Traditional stores’ days are numbered, Aviva warns

One of Britain’s biggest property owners has predicted the death of the traditional shop, as it warns that most physical stores on the high street will be wiped out by the relentless rise of online shopping.

Aviva Investors, which has £20 billion worth of property under management in the UK including several shopping centres, believes that store-based retail is set to “decline significantly”.

Europe’s largest property investment manager is already in the process of slimming down its sprawling portfolio in the UK, having sold 110 properties worth £950 million this year but bought only six new ones.

In a report to clients, Aviva says the rise of online shopping and the growing sophistication of “smart” products in the home will kill off stores.

Chris Urwin, head of global research for real estate at Aviva, said: “The UK retail sector will need significantly fewer stores in the period ahead . . . We expect to see clear winners and losers.”

Aviva says this means shops which survive will be smaller and will have to offer a personalised, “high-engagement” experience that will merge online and physical retail. He added that “instant gratification” for customers “will need to become the norm, not the exception”, with no long queues.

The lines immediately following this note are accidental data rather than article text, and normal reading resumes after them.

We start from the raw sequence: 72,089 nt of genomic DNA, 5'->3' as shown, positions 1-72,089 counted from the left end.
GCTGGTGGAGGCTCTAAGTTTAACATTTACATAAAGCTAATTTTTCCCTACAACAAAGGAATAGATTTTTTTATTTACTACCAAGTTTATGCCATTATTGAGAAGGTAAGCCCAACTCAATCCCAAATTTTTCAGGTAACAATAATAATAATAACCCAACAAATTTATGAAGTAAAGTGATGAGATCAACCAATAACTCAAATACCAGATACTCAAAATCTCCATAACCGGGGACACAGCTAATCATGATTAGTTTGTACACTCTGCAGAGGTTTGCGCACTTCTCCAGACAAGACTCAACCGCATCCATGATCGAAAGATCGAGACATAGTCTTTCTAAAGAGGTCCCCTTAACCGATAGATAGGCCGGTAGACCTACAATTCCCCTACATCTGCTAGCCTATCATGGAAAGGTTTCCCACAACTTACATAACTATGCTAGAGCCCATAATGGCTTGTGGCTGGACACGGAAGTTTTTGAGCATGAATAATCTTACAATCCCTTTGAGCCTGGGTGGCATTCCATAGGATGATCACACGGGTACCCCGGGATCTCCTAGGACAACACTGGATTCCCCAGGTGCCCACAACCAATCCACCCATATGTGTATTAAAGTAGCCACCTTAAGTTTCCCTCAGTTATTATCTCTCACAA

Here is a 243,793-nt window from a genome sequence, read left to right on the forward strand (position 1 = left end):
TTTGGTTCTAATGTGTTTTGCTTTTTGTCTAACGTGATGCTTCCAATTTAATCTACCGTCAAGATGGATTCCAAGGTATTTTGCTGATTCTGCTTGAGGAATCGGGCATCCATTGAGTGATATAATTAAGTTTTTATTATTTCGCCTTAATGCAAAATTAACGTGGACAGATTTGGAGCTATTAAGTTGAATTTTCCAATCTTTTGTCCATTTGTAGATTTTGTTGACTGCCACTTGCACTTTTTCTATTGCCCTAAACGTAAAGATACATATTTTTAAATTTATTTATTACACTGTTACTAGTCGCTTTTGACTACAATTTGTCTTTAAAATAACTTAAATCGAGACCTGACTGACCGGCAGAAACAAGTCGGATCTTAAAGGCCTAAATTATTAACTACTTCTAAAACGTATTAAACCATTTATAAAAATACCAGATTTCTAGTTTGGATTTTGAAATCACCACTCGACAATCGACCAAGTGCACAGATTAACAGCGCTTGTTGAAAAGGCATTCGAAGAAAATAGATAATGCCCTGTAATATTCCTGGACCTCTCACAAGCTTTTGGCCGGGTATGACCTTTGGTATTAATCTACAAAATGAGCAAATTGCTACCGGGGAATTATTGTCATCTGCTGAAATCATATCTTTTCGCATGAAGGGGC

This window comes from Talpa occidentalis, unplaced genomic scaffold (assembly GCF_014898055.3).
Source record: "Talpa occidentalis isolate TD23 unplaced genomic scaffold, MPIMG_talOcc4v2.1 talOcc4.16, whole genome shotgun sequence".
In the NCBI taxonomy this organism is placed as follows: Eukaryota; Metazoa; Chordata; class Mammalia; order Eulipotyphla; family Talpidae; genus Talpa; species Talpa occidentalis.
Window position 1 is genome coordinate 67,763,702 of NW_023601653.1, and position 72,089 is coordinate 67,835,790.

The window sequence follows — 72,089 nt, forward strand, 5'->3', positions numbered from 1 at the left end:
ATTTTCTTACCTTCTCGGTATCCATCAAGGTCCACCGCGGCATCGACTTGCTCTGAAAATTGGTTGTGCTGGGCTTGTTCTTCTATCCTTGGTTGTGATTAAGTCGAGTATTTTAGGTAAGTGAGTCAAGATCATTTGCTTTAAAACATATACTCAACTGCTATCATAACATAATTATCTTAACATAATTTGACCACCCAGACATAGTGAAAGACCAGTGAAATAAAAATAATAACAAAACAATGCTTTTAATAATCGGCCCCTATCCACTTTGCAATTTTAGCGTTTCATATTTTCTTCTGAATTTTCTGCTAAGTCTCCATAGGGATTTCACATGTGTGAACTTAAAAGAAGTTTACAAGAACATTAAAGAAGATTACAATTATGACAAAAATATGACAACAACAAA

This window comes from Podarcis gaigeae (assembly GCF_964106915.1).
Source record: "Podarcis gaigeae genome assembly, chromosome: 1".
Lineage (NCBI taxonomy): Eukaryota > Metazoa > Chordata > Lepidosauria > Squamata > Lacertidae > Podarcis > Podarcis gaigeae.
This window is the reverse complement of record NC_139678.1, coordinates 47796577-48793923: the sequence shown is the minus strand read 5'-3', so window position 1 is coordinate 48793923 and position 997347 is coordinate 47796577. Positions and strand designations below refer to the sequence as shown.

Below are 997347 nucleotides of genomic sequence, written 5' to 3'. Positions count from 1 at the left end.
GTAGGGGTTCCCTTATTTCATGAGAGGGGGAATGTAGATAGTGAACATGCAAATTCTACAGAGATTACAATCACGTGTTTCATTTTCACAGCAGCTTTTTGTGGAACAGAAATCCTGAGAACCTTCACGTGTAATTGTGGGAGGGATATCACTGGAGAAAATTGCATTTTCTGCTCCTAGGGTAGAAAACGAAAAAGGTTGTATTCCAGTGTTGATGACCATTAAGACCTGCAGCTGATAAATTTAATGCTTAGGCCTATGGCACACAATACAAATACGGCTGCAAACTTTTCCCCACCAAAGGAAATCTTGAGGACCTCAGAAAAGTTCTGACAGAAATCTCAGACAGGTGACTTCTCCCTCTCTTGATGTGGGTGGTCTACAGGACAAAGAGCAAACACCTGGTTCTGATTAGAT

Shopping centres will also have to become destinations in their own right to compete with online shopping.

The impact of the change in shopping habits has already become apparent on the high street. A study by Colliers in June revealed that the proportion of all shops that have been empty for more than two years has risen by a fifth, to about one in 28.

In America, investors believe they have found the next “big short” by betting against the retail industry, with many believing a proliferation of shopping malls arriving at a time of falling demand will lead to a crash bigger than that of subprime mortgages.

Intu Properties, which owns the Trafford Centre in Manchester and Metrocentre in Gateshead, fell out of the FTSE 100 index in May and was replaced by Segro, one of Britain’s biggest owners of warehouses, which have become vital for ecommerce. “The retail pie is set to grow relatively slowly and physical stores will capture a smaller share of that pie overall,” Mr Urwin said.

Aviva itself has transformed prominent shopping locations that it owns, such as the Corn Exchange in Manchester, into leisure destinations with a range of premium casual dining restuarants and a hotel on the upper floors.